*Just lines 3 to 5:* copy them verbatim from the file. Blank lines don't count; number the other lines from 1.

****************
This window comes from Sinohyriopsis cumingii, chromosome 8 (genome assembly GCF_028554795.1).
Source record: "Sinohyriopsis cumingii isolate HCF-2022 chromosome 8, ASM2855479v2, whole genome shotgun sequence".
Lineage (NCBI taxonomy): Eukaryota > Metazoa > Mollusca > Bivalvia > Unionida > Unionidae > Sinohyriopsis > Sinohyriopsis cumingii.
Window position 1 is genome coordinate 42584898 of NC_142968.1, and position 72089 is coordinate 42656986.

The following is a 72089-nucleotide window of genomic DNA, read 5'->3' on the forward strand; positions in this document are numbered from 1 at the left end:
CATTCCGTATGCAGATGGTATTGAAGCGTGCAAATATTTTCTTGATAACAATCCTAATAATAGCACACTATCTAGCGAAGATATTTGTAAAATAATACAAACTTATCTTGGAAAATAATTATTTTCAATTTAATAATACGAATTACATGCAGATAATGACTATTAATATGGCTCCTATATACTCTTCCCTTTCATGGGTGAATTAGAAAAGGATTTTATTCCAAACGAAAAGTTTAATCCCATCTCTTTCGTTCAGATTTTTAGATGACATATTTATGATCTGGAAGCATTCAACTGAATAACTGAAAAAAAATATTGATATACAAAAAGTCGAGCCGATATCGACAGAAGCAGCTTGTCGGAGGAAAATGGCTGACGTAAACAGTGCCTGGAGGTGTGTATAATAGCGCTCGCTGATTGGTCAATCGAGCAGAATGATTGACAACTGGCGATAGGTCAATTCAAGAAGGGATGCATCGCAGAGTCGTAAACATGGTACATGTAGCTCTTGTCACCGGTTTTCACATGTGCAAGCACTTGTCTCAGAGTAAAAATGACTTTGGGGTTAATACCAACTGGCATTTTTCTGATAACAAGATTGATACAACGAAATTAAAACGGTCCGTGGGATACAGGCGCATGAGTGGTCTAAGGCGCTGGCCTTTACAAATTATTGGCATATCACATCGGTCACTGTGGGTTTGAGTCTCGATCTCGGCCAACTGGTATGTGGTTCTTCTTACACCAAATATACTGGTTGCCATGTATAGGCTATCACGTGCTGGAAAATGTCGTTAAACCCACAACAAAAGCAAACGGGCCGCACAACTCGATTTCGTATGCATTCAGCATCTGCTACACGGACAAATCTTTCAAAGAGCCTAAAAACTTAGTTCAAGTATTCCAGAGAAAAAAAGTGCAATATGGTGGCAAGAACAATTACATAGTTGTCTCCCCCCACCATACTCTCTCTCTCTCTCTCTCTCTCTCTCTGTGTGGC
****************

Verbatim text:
Lineage (NCBI taxonomy): Eukaryota > Metazoa > Mollusca > Bivalvia > Unionida > Unionidae > Sinohyriopsis > Sinohyriopsis cumingii.
Window position 1 is genome coordinate 42584898 of NC_142968.1, and position 72089 is coordinate 42656986.

The following is a 72089-nucleotide window of genomic DNA, read 5'->3' on the forward strand; positions in this document are numbered from 1 at the left end: